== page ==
I couldn’t help but think if I had taken the uSDX on my recent Mt Mitchell SOTA activation instead of the QRP Labs QCX-Mini, there’s no possible way I could have handled the pileup. The uSDX receiver would have completely fallen apart because it shows no ability to handle tightly spaced signals.
Again, if you’re a uSDX owner and can provide some insight here, I would very much appreciate it.
Still testing the uSDX TX
One of my main goals with purchasing the uSDX was to test the transmit signal to see how clean it might be and if there were spurs in any harmonics.
Vlado hooked up the uSDX to his oscilloscope and we discovered that it did produce spurious emissions in harmonics of the 40M band. The spurs were negligible and we both assume it might possibly be within FCC guidelines.
With that said, Vlado didn’t completely trust this particular analog oscilloscope because there appeared to be a slight fault in its BNC input port. We ran enough tests–and even compared the uSDX to my KX2–to know that there are definitely faint spurious emissions and that the CW transmit signal isn’t nearly as clean as the KX2.
Here’s a 2 second video clip showing the uSDX transmitting CW on 7 MHz into the scope:
I plan to hook the uSDX to a digital oscilloscope to get more accurate results in the near future.
Not all cons
The uSDX does have some positive attributes.
For example, the QSK is quiet and even full break-in. This little radio is also chock-full of features. I’ve even found that though it’s advertised as an 8 band radio, mine will transmit on 10 bands; everything from 160-10 meters.
I think if I planned to operate the uSDX on SSB when the bands were relatively quiet, it might do quite well for casual contacts.
Time will tell…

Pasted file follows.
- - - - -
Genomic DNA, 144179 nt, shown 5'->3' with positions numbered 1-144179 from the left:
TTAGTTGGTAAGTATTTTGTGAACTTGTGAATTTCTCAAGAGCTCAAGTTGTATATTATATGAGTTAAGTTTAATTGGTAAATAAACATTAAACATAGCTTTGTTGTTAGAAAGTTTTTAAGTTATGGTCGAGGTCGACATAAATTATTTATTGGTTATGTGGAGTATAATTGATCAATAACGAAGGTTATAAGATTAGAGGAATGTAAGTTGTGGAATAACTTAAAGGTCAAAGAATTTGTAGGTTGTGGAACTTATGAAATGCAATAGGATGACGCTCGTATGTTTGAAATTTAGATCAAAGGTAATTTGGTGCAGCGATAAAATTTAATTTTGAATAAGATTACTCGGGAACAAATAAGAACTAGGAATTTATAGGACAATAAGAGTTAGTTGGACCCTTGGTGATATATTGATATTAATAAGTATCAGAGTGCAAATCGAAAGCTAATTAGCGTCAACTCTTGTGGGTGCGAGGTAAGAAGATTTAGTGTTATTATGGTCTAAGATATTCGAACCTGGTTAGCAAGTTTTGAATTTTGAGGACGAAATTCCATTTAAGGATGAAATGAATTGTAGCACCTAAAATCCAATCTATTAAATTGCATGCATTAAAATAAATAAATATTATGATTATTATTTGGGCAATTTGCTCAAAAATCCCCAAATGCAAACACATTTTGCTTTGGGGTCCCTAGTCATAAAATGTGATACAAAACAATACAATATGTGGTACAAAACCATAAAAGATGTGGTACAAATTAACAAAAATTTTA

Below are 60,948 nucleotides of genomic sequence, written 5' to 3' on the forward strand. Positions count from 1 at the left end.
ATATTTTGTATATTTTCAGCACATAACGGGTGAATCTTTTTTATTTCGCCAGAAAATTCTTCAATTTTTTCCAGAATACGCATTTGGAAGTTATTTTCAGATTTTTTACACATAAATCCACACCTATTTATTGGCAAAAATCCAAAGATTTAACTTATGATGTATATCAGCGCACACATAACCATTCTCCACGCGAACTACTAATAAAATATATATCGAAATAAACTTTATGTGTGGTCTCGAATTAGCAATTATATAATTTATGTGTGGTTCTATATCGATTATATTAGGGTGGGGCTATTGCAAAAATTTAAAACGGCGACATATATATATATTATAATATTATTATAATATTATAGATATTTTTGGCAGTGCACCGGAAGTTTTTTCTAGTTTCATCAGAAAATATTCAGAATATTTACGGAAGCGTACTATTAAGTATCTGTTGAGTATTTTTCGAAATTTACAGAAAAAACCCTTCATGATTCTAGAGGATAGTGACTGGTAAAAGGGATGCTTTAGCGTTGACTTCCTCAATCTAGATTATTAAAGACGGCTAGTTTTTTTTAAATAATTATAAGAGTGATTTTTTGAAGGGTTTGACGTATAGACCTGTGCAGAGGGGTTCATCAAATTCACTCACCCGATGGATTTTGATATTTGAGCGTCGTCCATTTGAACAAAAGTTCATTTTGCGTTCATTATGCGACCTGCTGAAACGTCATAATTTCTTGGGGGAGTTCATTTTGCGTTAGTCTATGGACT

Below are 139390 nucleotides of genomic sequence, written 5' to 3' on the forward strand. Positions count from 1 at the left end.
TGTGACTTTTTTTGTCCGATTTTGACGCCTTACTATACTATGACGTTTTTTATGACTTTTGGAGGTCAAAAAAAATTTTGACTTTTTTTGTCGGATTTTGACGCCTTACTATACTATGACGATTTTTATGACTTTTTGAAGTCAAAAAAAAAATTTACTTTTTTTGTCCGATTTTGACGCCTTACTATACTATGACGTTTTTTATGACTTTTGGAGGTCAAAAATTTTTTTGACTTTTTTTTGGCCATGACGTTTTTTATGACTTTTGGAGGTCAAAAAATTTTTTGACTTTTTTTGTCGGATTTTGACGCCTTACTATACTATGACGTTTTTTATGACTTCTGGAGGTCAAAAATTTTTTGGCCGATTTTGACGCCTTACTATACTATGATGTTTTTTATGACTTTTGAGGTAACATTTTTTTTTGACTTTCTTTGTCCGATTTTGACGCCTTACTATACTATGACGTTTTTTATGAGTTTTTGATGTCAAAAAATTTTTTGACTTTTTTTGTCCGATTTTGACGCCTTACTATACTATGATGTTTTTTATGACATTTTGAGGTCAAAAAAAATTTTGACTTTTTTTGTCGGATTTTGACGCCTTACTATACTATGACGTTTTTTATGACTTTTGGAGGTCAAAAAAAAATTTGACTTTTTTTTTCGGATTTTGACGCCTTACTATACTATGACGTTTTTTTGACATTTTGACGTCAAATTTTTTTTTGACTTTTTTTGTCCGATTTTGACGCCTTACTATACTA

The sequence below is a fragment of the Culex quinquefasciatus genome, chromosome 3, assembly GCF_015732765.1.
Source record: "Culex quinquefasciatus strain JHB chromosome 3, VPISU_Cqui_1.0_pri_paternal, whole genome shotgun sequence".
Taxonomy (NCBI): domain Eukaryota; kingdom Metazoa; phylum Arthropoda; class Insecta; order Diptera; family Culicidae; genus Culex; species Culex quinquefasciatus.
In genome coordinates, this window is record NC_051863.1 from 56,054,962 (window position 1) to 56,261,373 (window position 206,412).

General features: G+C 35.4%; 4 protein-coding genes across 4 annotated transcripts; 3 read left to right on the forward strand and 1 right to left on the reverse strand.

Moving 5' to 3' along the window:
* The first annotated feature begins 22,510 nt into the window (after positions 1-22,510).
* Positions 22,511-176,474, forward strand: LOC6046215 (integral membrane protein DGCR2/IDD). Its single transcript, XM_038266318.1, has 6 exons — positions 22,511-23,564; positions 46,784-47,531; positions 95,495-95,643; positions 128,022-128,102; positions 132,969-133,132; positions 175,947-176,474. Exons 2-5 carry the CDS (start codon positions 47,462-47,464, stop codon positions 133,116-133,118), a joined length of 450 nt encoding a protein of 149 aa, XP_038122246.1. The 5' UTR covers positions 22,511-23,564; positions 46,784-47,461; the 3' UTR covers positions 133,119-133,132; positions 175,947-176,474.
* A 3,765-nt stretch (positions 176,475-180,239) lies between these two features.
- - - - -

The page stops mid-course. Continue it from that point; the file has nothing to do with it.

To be clear, though, the issues above can be deal-killers for me.
I want my transmitted signal to be clean enough to at least meet FCC requirements–I like being a good neighbor on the bands. This might require some modifications on the output, but let’s see what a digital oscilloscope might reveal.
Of course, if the uSDX can’t handle multiple CW signals being thrown at me at once, I can’t see how this would possibly work as a SOTA or POTA field radio.
I can already tell that the ergonomics of the particular uSDX model I purchased will likely lead to–as Spock put it in Star Trek IV–some “colorful metaphors.” Especially when I reach for the volume control buried behind a menu item. (I mean, seriously?)
Again, if you own a similar uSDX, I’d love to hear your comments and suggestions!
Yesterday, it was pouring rain but I had a hankering for some radio therapy, so I popped by Tuttle Educational State Forest (K-4861) knowing that they have a large covered shelter where I could set up the Elecraft KX1 and AX1 antenna and play POTA.
It being a rainy, cool day, I was the only visitor at the park.
As I walked into the shelter and sorted out which table might serve best as my field shack, a random thought popped up in my head: “OM, this has been an expensive week for you!“
Ignoring the fact that we did some repairs to the ActivationMobile (our Subaru), and the fact we just committed to a pretty pricey arborist quote for tree work at the QTH (those guys do earn their keep), I also spent some of my hobby money. On what, you ask? Continue reading This turned out to be an expensive week!→
Many thanks to Pete (WB9FLW) who shares the following article by Bob (KD8CGH) regarding the uSDX transceiver kit.
I reached out to Bob who has kindly given me permission to share his article on QRPer:
An Introduction to the uSDX
by Bob Benedict (KD8CGH)
There is a new open source, home brew multi band, multi mode QRP transceiver that grew out of the QRP Labs QCX. Through some serious wizardry it retains an efficient class E RF amplifier for SSB and digital modes. It crams impressive SDR capabilities into an Arduino.